A study of one of Britain’s oldest business concerns has made a scathing attack on its archaic and inefficient practices. Its sheer inertia and lack of innovation have left it largely unchanged since around 1066.
Incredibly, the 92-year-old matriarch of the family is still conducting the day to day transactions while her 69-year-old son waits patiently to take over. It’s believed he is eager to introduce some of his cutting edge ideas when his turn comes, such as boosting plant growth on their vast landholdings by means of ‘verbal encouragement’.
Many were hoping the mother would only stay on long enough to beat the 63-year record set by her great-great-grandmother. She had been heard privately muttering: ‘Watch me push that jowly old sow out of the Guinness Book of Records’. Yet she is still refusing to budge as she enters her 67th year on the job.
Observers have questioned whether any man who has been out of a job for as long as her son could be a safe pair of hands to take over such a lucrative business concern. However, others in the know have explained that idleness is in fact the stock in trade of this company: ‘I would describe forty years of unemployment as the best possible qualification for this particular CEO position,’ one recruitment expert is quoted as saying. ‘I’d put it in bold print at the top of my CV if I were applying for the post’.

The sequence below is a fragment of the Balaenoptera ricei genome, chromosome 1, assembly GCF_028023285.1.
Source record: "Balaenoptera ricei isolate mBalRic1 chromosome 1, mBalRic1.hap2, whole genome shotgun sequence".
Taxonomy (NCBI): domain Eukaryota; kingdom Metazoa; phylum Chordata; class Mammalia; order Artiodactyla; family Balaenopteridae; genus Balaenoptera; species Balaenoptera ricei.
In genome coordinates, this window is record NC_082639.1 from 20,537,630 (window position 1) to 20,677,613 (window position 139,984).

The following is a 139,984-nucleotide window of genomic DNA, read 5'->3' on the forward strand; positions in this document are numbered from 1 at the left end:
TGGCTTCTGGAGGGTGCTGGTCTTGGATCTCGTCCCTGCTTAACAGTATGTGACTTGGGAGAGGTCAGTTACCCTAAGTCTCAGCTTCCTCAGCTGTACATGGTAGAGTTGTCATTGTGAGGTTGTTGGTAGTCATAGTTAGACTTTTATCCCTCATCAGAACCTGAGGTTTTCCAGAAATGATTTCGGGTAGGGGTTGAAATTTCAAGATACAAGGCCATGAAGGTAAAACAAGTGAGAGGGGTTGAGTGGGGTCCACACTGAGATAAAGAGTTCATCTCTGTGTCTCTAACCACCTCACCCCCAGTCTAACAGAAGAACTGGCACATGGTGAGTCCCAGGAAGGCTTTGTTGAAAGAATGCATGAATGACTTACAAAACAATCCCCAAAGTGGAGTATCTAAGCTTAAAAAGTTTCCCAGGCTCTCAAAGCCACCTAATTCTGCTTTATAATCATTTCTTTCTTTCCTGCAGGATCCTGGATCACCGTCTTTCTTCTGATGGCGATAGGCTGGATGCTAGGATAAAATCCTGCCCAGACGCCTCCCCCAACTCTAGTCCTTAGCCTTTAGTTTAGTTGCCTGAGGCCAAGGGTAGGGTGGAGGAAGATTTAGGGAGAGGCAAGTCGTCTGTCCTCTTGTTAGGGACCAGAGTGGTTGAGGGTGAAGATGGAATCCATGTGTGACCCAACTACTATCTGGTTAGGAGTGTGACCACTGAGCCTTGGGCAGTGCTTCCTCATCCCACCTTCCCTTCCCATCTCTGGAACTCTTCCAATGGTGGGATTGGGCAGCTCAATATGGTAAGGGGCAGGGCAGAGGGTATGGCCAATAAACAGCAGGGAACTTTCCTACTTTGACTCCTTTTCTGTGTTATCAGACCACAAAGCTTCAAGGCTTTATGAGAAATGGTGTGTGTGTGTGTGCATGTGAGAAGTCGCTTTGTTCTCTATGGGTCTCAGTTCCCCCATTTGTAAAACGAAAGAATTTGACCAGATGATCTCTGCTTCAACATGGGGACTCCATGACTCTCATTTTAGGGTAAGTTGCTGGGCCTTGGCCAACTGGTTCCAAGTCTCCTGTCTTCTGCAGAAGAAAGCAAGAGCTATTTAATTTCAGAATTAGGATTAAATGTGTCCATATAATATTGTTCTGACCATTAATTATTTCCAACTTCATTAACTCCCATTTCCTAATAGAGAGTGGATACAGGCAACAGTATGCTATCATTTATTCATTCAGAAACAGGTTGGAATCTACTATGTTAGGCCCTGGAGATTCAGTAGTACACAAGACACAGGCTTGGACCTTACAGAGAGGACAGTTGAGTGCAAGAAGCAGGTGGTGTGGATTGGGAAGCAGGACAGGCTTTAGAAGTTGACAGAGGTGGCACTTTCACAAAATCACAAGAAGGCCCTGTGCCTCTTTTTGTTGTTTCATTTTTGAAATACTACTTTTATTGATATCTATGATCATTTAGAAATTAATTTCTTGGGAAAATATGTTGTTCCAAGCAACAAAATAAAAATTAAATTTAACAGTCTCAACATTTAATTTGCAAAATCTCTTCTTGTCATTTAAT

Meanwhile, the oldest male in the family shocked the nation last year with his abrupt resignation at the age of 96, prompting suspicions that some scandal had forced him to step down prematurely. However, at a quiet press conference to mark the occasion, he showed the reasons were more mundane. After the routine series of gaffes that left red-faced aides grabbing for the microphone switch, the Greek nonagenarian calmly explained that he decided to bow out while still in possession of his faculties and withdraw with dignity from public life. ‘I don’t want to end up like the Rolling Stones’, he explained.